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Some Notes on Locus Sonus and the Podcast Workshop


Both Jerome Joy and Peter Sinclair are sound artists who live and teach in the south of France. They decided to instigate an experimental sound art program for post-graduate students in between their two schools (Aix-en-Provence and Nice). I was invited to do a workshop about podcasting for Locus Sonus at Villa Arson, the art school in Nice.
The idea was to have 5 students from Aix and 5 from Nice who were interested in sound art create sound works and put export them as podcasts.

The workshop was an intense, four day-ten hours a day affair that produced around 100 separate works. The range is quite interesting. Some students approach was phenomenological. They created sound recording of commonplace occurrences such as a walk through the courtyard at school. Other’s dealt with the idea of physical displacement, of the body being displaced or a sound made by the body being displaced such as chewing or breathing through one’s nose. On the one hand there was the notion of realistic footfalls with the imaginary body in a stereo left to right motion. This was fairly standard fare except that the intimacy of the headphones or the tinny speakers of a laptop computer coupled with the client/server relationship of a podcast create a whole different idea of what is private, and how social space is created via the networks.

Indeed, a group of students made separate recordings under the category (geopod) that referred to different places. The idea was to assemble a sound map in the mind with these. One student decided to use these recordings as raw material for an algorithmic piece that assembled and distorted the sounds with a flash player. This was a bit of a problem because the work was not really a podcast although it was an interesting piece. It did point out the idea of networks of data and the possibility of changing the author’s singular relationship to a unique piece of art (recording). This position is part of the current sampling cultures’ debate on mass media, copyright and the re-purposing of recorded material.

It’s always a problem to ask young artists who have not really dealt with market forces to create art that goes around the market or is given away in a gift economy manner. The desire among the young is to prove their worth in the market. There was of course the inevitable question of whether or not one can charge for a person to access the podcasts and why we were giving them away for free.

Creating emotional events was also in evidence in a bracket of the comedic on the one hand and pathetic on the other. The comedy was a speeded-up promo voice of a person explaining the brave new world of podcasting. The pathetic was an endless recording of a whining dog that was apparently locked in a room. We laughed at one and cringed at the other.

There were also many polished musique concrete style works that showed total command of the formal aspects of sound. These works were perhaps better-suited to a cd or a concert format. Indeed there was a lot of probing and exploring the aspects of the podcast environment. The questioning seemed to be about how to organize and present the material created. For this the group created a series of categories that could be searched via movable type.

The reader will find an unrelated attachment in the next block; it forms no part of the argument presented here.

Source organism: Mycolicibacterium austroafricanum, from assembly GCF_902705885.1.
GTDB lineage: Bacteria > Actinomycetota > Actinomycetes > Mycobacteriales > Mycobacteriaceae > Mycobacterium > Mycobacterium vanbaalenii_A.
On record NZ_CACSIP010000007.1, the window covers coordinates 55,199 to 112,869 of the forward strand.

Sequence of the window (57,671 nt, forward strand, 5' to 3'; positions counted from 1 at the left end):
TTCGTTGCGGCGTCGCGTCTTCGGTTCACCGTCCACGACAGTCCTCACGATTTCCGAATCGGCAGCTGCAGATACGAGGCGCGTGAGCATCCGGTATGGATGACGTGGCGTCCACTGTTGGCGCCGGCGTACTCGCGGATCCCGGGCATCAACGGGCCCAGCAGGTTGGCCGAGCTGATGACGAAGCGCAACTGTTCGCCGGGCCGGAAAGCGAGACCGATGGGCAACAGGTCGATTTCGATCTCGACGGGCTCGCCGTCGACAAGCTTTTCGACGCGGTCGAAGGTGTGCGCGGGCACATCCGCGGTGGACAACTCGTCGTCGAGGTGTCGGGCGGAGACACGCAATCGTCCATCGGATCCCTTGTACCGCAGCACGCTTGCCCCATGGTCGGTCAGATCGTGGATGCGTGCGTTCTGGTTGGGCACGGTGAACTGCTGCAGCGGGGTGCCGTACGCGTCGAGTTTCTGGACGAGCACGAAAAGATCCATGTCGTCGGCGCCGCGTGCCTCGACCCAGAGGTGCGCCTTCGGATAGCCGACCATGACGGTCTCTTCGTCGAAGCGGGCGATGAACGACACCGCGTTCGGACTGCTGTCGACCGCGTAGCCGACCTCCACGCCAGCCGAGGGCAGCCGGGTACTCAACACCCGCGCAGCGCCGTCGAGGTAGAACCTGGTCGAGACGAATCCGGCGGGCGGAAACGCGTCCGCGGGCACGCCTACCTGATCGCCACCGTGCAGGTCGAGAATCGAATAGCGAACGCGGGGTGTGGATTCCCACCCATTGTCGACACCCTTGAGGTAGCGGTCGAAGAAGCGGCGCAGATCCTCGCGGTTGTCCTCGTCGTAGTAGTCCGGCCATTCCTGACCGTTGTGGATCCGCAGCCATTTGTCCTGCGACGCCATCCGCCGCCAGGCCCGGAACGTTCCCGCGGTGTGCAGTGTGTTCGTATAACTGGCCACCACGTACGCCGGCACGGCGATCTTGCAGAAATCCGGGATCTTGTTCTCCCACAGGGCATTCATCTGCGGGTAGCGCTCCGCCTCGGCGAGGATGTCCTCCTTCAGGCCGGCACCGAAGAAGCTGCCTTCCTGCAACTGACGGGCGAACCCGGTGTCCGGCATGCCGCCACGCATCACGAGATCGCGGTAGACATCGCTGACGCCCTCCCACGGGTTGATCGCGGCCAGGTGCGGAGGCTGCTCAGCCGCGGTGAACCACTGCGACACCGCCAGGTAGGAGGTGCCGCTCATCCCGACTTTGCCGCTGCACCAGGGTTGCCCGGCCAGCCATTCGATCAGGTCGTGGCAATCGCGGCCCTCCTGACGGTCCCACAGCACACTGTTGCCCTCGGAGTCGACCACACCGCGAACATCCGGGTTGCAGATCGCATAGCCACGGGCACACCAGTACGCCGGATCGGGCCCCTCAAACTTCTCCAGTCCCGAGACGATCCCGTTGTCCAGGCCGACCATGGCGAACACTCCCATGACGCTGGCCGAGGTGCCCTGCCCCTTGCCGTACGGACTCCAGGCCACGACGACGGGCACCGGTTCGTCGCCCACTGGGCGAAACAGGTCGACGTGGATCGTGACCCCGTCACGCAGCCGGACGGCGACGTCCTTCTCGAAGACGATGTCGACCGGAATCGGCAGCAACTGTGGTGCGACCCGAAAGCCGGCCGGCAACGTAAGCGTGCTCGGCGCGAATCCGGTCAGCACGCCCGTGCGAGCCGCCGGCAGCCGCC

Of note is the fact that two additional members of Locus Sonus participated in the workshop, Bastien Gallet a philosopher who lives in Geneva and Paris and Phillippe Franck who lives in Mons and is chief of CitySonics festival and publishes a magazine called Transcultures that deals with digital new media discourse. Both were there to add a critical framework to the works being created. They also good naturedly followed along and did the same lessons as the student to gain a hands on sense of the process. At the final presentation they both talked about their observations of the process of the past four days.

Bastien and Peter Sinclair decided to create a video with me talking about podcasting and memory and my ideas about time. Peter edited the sound in a layered manner and the results is a Borgesian style discussion about circular time. Cyrille C. de Laleu shot video of me and Bastien walking a circular hedge first one way and then the other. The finished piece should be quite interesting because she is a pretty terrific artist. In the meantime the sound piece by Peter does a neat trick of using stereo pairs to have me talking at myself. This is a further articulation of ideas I’ve been writing about in other posts on my blog.

I will say that all of the works done were of a high quality and delightful. One student who had seen a 1978 performance video of me as well as other young performance artists, created by Davidson Gigliotti and Jean Dupuy, actually referenced a performance by Julia Heyward from that video (Chant Accapela). The notion of an updated Lettrist sound piece/ Punk video performance was quite interesting. I was decidedly impressed by this. Although everything old is new again, it is interesting that a young artist can elucidate and amplify ideas from 25 years ago and make them new.

France is having a resurgence of interest in Fluxus artists in particular Robert Filliou. Filliou did many sound pieces that relate quite directly to the phenomenological sound pieces the students did in this workshop. He was however working to break down the traditional definitions and forms of art where anything done with sound or the voice was either poetry or music.

By the way, Locus Sonus, will be coming to the U.S. to be part of the iDigit festival Aug. 19th-26th in upstate New York. They will be doing sound works at the Roebling bridge on Saturday August 19th and will be building a networked open source live sound jamming network for the DVAA in Narrowsburg, New York Aug. 25th.